Thanks to Hillary Clinton’s unexpected defeat last fall, Democrats face a quandary they weren’t expecting until the next decade: what does their party embody in a post-Clinton universe?
One place to go seeking answers: California and an open gubernatorial seat in 2018 that’s a window into modern-day progressivism – or, at least, the Left Coast version of it.
One recent statewide poll has Lt. Gov. Gavin Newsom well ahead of his Democratic rivals – 28 percent overall support, to only 11 percent for former Los Angeles Mayor Antonio Villaraigosa, 8% for state Treasurer John Chiang and 3 percent for former state schools superintendent Delaine Eastin.
Among just Democrats, the numbers are more jarring. Newsom receives 40 percent of his party’s vote, to only 15 percent for Villaraigosa (25 percent of Democrats were undecided).
So what does Newsom owe this to, aside from his dogged pursuit of a job that eluded him when he challenged Jerry Brown for it back in 2010?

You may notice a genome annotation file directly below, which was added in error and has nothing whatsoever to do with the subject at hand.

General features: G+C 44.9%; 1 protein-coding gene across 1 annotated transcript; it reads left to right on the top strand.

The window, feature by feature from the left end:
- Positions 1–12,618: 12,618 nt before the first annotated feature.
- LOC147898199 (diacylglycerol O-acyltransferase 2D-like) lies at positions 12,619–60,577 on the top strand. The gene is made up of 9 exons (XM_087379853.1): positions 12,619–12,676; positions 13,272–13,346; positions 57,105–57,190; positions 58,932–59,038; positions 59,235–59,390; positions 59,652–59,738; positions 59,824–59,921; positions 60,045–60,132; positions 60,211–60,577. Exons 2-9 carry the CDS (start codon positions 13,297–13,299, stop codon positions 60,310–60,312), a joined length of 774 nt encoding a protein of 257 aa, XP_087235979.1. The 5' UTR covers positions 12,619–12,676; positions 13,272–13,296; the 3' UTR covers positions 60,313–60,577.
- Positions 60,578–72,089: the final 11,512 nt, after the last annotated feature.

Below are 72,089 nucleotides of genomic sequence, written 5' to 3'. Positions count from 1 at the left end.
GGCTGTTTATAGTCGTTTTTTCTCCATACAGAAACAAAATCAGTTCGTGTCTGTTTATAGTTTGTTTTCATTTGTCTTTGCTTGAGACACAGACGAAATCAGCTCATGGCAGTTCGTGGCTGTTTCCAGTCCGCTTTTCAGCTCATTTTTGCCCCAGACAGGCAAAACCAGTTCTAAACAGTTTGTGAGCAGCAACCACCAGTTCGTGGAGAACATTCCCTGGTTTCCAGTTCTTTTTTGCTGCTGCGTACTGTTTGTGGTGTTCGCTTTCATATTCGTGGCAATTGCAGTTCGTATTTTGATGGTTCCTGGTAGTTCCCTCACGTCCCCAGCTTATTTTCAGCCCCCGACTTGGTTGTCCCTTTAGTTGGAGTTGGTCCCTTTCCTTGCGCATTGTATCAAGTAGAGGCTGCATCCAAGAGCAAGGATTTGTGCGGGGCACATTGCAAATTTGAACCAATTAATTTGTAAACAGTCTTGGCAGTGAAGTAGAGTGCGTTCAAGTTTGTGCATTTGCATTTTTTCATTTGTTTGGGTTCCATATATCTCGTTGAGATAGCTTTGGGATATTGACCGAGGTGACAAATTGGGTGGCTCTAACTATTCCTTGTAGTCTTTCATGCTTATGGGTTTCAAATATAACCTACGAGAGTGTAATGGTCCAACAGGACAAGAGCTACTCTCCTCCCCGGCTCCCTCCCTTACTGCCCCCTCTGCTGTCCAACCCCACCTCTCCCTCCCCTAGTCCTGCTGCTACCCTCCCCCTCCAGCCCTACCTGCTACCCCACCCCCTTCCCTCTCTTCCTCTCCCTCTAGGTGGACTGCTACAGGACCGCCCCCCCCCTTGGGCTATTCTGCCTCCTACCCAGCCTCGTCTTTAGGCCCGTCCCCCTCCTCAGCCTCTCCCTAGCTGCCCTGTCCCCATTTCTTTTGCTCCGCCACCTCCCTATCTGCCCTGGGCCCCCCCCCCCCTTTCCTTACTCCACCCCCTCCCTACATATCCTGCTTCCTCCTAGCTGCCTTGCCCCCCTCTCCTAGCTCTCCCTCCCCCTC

It’s more than good looks. Although, blessed with a striking Stanford-educated wife who’s dabbled in films and four young children, the well coiffed, corporate-casual, 49-year-old Newsom is the embodiment of Marin County metrosexual chic.
Nor is it Newsom’s Bill Clinton-like quest to convince voters of his passion for big ideas. One of Newsom’s pet concepts: how automation – driverless cars, robotic burger-flippers – will scramble California’s job market.
What distinguishes Newsom in California circles – and why his gubernatorial quest is worth studying for other Democrats trying to rebuild the “blue wall” that Donald Trump laid to waste across the Rust Belt – is his ownership of four topics, all beginning with the letter “g”, that resonate with his party’s faithful.